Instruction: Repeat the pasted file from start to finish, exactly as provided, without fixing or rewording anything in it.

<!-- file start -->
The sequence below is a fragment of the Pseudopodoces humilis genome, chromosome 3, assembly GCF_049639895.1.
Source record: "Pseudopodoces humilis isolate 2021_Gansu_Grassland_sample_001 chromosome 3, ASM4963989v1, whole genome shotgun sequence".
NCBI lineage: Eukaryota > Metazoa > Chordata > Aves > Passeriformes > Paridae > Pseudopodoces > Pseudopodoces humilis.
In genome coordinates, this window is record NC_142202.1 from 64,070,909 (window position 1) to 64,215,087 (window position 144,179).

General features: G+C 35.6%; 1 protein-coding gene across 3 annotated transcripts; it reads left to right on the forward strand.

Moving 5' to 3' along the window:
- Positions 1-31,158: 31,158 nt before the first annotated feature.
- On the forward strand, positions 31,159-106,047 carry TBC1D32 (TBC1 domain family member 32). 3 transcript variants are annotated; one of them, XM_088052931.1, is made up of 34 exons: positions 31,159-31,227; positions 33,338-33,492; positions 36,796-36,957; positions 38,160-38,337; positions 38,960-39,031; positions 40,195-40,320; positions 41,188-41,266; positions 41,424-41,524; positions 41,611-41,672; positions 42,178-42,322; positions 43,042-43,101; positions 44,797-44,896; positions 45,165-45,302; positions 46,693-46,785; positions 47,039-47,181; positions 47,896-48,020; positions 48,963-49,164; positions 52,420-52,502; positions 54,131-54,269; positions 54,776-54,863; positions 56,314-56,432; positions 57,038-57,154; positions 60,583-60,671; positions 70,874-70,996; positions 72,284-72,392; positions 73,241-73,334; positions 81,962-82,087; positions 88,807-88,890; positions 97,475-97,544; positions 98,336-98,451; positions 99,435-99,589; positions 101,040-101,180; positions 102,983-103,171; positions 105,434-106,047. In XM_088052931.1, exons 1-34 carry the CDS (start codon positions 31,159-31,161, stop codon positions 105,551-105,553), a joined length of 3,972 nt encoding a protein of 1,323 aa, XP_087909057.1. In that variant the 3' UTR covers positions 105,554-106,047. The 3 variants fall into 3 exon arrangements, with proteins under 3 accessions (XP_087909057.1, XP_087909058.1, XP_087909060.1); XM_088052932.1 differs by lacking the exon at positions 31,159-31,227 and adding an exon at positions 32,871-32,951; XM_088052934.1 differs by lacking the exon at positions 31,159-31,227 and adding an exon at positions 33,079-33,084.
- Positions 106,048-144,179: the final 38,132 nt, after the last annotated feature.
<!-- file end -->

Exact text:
The sequence below is a fragment of the Pseudopodoces humilis genome, chromosome 3, assembly GCF_049639895.1.
Source record: "Pseudopodoces humilis isolate 2021_Gansu_Grassland_sample_001 chromosome 3, ASM4963989v1, whole genome shotgun sequence".
NCBI lineage: Eukaryota > Metazoa > Chordata > Aves > Passeriformes > Paridae > Pseudopodoces > Pseudopodoces humilis.
In genome coordinates, this window is record NC_142202.1 from 64,070,909 (window position 1) to 64,215,087 (window position 144,179).

General features: G+C 35.6%; 1 protein-coding gene across 3 annotated transcripts; it reads left to right on the forward strand.

Moving 5' to 3' along the window:
- Positions 1-31,158: 31,158 nt before the first annotated feature.
- On the forward strand, positions 31,159-106,047 carry TBC1D32 (TBC1 domain family member 32). 3 transcript variants are annotated; one of them, XM_088052931.1, is made up of 34 exons: positions 31,159-31,227; positions 33,338-33,492; positions 36,796-36,957; positions 38,160-38,337; positions 38,960-39,031; positions 40,195-40,320; positions 41,188-41,266; positions 41,424-41,524; positions 41,611-41,672; positions 42,178-42,322; positions 43,042-43,101; positions 44,797-44,896; positions 45,165-45,302; positions 46,693-46,785; positions 47,039-47,181; positions 47,896-48,020; positions 48,963-49,164; positions 52,420-52,502; positions 54,131-54,269; positions 54,776-54,863; positions 56,314-56,432; positions 57,038-57,154; positions 60,583-60,671; positions 70,874-70,996; positions 72,284-72,392; positions 73,241-73,334; positions 81,962-82,087; positions 88,807-88,890; positions 97,475-97,544; positions 98,336-98,451; positions 99,435-99,589; positions 101,040-101,180; positions 102,983-103,171; positions 105,434-106,047. In XM_088052931.1, exons 1-34 carry the CDS (start codon positions 31,159-31,161, stop codon positions 105,551-105,553), a joined length of 3,972 nt encoding a protein of 1,323 aa, XP_087909057.1. In that variant the 3' UTR covers positions 105,554-106,047. The 3 variants fall into 3 exon arrangements, with proteins under 3 accessions (XP_087909057.1, XP_087909058.1, XP_087909060.1); XM_088052932.1 differs by lacking the exon at positions 31,159-31,227 and adding an exon at positions 32,871-32,951; XM_088052934.1 differs by lacking the exon at positions 31,159-31,227 and adding an exon at positions 33,079-33,084.
- Positions 106,048-144,179: the final 38,132 nt, after the last annotated feature.